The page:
Posts Tagged ‘window’


Your mind naturally associates to “window.”  But look, there’s no view to the outside, which is why we walk over and stand in front of a window.  This is pure window.  Like a Gothic stained glass window, except here there’s no story to be instructed by.  Pure light, which, come to think of it, is Gothic Architecture’s metaphor for the divine.  Well, I’ll stop just short of calling this painting divine, but allow me to say, it’s glorious.  You allow and you agree, of course.

You can’t stop looking at it.   As you celebrate windowness and you’re grateful for the invention of glass with its capacity to transmit and reflect light, you’re mind does wander.  You start looking at the quality of the brush stroke, the transitions from one luminous color to another and then there’s a little quirkiness that holds your attention.

First, notice that your eye does not dwell on any of the four corners.  That’s because there’s no detail in the corners, they’re filled with blocks of color and some blurry lines.  It’s true those lines do guide your eye there but only briefly and then they move back inward. Our eyes evolved to find details and movement interesting.

Where do we find details and movement?


What are those funny little red dots?  Looks like footprints.  If you have the privilege of looking at this painting up close, you’ll notice that they are fingerprints.  The artist must have dipped her fingertips into the red paint on her palette and then walked them across the canvas. As the paint was transferred she went back to the palette to dip in again.  Her fingers walked diagonally upward on the canvas from right to left.  Pure invention.  What a delight!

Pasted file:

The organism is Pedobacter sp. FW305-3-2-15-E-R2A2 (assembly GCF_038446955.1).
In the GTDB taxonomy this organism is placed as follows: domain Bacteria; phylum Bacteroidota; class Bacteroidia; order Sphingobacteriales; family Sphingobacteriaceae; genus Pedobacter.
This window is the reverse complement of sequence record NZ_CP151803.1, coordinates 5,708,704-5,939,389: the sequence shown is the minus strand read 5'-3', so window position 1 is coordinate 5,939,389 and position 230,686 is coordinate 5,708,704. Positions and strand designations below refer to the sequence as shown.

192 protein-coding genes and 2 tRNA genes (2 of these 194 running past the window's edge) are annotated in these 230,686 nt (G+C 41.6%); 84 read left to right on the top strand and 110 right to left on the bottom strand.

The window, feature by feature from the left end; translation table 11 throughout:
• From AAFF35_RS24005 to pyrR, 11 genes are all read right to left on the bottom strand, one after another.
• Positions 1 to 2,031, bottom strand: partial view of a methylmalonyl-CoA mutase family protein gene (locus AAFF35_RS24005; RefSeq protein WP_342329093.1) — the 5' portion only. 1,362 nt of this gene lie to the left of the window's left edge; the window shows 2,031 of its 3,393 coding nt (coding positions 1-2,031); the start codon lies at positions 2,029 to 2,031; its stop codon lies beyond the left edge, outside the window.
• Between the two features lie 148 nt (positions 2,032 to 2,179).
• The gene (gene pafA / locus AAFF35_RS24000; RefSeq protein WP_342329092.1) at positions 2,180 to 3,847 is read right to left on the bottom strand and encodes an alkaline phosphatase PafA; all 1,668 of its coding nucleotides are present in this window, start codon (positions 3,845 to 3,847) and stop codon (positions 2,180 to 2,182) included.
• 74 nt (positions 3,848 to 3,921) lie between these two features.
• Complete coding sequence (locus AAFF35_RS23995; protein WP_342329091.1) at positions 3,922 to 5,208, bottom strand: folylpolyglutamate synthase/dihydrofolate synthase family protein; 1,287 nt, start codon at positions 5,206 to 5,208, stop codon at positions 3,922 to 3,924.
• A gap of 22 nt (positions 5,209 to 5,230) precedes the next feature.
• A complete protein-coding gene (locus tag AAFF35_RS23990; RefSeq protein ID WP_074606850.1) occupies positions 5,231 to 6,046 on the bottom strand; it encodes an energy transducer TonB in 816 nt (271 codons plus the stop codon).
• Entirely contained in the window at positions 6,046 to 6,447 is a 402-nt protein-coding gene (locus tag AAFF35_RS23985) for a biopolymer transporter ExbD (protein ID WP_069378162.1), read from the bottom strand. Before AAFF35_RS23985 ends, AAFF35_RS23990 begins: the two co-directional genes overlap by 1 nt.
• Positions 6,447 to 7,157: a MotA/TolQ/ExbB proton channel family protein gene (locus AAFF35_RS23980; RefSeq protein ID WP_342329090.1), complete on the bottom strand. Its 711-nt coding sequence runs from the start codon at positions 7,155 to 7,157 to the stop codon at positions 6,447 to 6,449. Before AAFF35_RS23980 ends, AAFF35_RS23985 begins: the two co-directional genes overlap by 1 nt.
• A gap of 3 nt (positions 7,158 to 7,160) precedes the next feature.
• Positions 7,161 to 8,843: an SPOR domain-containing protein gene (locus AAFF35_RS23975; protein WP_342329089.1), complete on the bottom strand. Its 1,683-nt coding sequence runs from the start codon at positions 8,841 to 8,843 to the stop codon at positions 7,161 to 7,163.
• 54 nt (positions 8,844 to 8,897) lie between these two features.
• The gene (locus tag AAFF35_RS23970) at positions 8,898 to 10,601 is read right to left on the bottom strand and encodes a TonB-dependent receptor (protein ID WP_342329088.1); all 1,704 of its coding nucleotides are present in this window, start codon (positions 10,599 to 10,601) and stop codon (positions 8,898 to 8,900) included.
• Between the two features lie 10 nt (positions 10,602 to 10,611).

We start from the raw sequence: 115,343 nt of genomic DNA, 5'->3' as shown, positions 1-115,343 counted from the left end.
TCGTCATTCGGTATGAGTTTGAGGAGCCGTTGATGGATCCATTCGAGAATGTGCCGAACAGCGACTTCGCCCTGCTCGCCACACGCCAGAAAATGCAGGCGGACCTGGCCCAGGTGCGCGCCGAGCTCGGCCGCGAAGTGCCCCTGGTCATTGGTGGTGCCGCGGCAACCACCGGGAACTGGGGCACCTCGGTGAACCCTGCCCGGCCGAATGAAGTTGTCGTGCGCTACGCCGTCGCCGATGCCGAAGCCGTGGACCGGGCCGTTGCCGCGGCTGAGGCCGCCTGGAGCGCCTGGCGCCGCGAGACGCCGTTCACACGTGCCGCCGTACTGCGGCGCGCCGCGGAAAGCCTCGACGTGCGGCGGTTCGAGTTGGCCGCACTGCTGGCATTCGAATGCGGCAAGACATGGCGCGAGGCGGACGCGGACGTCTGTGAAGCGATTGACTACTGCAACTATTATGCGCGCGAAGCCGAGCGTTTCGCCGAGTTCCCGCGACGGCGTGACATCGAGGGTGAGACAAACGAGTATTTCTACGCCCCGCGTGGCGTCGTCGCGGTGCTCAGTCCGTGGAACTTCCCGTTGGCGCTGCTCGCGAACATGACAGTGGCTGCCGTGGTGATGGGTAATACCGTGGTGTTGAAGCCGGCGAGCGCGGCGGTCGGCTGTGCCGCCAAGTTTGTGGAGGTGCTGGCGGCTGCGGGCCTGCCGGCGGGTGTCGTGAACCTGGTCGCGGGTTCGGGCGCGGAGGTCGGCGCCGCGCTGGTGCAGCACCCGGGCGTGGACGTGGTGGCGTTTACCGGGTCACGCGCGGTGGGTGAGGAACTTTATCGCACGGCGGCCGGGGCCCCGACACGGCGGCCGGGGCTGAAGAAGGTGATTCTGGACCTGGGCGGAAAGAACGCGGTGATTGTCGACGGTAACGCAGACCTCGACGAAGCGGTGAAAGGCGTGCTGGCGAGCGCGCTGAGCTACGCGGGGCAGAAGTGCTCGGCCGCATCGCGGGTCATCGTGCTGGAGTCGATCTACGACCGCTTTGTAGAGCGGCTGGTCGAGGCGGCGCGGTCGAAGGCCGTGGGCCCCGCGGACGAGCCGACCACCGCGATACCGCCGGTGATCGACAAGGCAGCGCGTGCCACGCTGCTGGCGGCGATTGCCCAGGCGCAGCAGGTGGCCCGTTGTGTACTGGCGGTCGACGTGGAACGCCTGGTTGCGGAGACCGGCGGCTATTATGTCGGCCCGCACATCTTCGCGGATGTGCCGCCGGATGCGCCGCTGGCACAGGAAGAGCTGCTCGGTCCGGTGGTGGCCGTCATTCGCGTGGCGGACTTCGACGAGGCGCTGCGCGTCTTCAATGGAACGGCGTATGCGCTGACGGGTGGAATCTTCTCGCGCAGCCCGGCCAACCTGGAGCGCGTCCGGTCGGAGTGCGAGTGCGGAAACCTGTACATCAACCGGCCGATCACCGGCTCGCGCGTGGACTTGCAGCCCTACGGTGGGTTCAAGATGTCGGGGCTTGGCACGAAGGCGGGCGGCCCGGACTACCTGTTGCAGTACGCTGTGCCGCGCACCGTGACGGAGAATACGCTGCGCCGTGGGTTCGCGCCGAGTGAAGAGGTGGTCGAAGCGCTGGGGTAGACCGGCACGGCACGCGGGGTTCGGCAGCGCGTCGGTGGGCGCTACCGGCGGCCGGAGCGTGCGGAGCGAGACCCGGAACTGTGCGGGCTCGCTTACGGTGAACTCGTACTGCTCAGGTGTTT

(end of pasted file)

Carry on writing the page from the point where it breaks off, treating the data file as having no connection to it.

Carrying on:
It’s nice to be reminded that we’re a species that invents.

You can see this painting by Veronica Sax at the Evanston Art Center’s Studio Show til January 29.


Veronica Sax, Not, Just… Acrylic on canvas, 40”x 30”

All contents copyright (C) 2010 Katherine Hilden. All rights reserved.






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The layering in this painting is uncanny, so pay attention. You think the “window” in those Cubist browns (1) is on top of the blue CubustWindowFinalAnalysis“background.” Look again. Those browns used to cover the whole painting and then the blue (2) washed over everything, leaving that “window.” That created enough of a puzzle, but the artist felt the painting needed a line somewhere in the blue expanse. Indeed. The line materialized, quite literally, not as paint but as a piece of yellow yarn, which was glued onto the canvas with acrylic matte medium. The effect of this humble yellow line is that it amplifies the three-dimensionality of the pictorial space, in that we now have the illusion of a horizontal plane below the yellow line and above it, a wall. Now the “window” really pushes forward. As you look at this, you know you’re being fooled by the simplicity of means and at the same time you gladly give into the illusion.
Keren Vishney, acrylic on canvas, 30” x 40”

All contents copyright (C) 2010 Katherine Hilden. All rights reserved.

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